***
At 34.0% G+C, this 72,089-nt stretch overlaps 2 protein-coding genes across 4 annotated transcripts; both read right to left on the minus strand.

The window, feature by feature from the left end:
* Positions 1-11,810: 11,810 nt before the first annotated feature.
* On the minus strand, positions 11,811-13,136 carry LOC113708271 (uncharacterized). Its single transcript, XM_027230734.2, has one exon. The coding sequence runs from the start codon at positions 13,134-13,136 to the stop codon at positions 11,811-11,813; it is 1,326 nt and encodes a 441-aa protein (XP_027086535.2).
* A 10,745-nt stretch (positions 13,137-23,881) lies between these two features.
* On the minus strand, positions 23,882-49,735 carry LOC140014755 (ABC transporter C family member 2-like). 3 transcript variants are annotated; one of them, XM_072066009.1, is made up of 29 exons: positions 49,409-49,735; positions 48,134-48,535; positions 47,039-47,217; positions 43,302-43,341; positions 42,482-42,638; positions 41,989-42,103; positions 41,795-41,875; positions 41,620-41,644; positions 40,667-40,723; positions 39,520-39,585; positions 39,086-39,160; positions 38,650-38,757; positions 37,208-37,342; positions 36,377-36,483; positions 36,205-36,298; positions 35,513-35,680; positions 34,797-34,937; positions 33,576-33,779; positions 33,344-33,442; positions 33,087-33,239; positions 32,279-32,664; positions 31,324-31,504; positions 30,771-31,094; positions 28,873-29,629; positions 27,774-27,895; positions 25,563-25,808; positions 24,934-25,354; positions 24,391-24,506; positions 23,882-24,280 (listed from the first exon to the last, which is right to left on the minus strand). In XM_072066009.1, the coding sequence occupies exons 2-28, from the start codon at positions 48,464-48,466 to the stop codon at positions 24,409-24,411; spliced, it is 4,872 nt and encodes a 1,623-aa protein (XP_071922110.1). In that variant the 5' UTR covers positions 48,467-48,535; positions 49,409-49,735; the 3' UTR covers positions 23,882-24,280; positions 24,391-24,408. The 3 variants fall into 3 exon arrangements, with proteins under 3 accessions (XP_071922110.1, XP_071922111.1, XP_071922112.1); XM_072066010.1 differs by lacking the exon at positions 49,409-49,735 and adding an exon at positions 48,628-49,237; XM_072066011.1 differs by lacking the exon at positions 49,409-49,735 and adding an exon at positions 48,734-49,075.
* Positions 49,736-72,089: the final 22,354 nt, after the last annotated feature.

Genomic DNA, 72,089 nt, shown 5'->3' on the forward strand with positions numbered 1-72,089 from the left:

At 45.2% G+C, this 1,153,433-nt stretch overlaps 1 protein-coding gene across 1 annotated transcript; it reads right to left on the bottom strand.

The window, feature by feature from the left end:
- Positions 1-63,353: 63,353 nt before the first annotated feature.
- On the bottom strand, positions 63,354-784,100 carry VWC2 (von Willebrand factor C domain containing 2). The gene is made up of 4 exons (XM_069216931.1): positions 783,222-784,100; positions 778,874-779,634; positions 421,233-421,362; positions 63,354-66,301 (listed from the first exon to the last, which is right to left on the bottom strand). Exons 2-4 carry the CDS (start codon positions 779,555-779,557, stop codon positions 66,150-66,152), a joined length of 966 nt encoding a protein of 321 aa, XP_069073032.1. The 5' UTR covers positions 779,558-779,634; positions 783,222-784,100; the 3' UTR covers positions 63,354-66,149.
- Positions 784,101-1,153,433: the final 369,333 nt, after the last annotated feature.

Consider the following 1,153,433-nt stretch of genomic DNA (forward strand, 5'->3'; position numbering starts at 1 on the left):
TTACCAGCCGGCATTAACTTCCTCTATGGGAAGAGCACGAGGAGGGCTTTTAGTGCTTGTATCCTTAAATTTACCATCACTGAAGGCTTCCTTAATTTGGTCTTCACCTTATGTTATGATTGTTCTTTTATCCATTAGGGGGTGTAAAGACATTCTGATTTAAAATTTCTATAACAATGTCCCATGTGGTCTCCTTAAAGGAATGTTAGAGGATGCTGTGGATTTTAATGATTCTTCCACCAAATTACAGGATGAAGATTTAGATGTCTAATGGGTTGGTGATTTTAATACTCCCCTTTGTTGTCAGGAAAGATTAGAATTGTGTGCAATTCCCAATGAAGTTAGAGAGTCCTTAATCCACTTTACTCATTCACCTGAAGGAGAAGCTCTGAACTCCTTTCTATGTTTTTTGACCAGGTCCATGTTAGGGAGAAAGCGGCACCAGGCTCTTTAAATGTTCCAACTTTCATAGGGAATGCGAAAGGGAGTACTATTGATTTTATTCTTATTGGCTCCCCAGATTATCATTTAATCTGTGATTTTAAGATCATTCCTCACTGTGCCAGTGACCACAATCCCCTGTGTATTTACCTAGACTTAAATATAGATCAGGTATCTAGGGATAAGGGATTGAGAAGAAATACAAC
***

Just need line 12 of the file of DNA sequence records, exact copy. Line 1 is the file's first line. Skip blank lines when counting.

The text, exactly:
- On the bottom strand, positions 63,354-784,100 carry VWC2 (von Willebrand factor C domain containing 2). The gene is made up of 4 exons (XM_069216931.1): positions 783,222-784,100; positions 778,874-779,634; positions 421,233-421,362; positions 63,354-66,301 (listed from the first exon to the last, which is right to left on the bottom strand). Exons 2-4 carry the CDS (start codon positions 779,555-779,557, stop codon positions 66,150-66,152), a joined length of 966 nt encoding a protein of 321 aa, XP_069073032.1. The 5' UTR covers positions 779,558-779,634; positions 783,222-784,100; the 3' UTR covers positions 63,354-66,149.